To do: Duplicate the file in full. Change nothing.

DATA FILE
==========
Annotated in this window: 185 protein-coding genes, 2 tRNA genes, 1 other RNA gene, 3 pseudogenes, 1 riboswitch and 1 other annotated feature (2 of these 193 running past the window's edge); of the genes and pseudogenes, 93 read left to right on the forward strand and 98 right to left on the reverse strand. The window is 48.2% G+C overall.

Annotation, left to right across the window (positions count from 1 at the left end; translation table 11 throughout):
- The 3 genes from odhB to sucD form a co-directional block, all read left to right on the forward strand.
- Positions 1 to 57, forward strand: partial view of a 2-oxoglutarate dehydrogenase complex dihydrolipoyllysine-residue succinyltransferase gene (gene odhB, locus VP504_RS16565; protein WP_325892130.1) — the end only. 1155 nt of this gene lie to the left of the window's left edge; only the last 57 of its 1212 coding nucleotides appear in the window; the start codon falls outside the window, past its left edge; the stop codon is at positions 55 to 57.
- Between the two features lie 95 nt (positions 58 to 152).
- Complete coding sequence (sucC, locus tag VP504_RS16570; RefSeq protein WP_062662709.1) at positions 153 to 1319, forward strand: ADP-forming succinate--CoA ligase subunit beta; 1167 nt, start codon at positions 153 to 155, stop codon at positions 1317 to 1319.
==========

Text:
Annotated in this window: 185 protein-coding genes, 2 tRNA genes, 1 other RNA gene, 3 pseudogenes, 1 riboswitch and 1 other annotated feature (2 of these 193 running past the window's edge); of the genes and pseudogenes, 93 read left to right on the forward strand and 98 right to left on the reverse strand. The window is 48.2% G+C overall.

Annotation, left to right across the window (positions count from 1 at the left end; translation table 11 throughout):
- The 3 genes from odhB to sucD form a co-directional block, all read left to right on the forward strand.
- Positions 1 to 57, forward strand: partial view of a 2-oxoglutarate dehydrogenase complex dihydrolipoyllysine-residue succinyltransferase gene (gene odhB, locus VP504_RS16565; protein WP_325892130.1) — the end only. 1155 nt of this gene lie to the left of the window's left edge; only the last 57 of its 1212 coding nucleotides appear in the window; the start codon falls outside the window, past its left edge; the stop codon is at positions 55 to 57.
- Between the two features lie 95 nt (positions 58 to 152).
- Complete coding sequence (sucC, locus tag VP504_RS16570; RefSeq protein WP_062662709.1) at positions 153 to 1319, forward strand: ADP-forming succinate--CoA ligase subunit beta; 1167 nt, start codon at positions 153 to 155, stop codon at positions 1317 to 1319.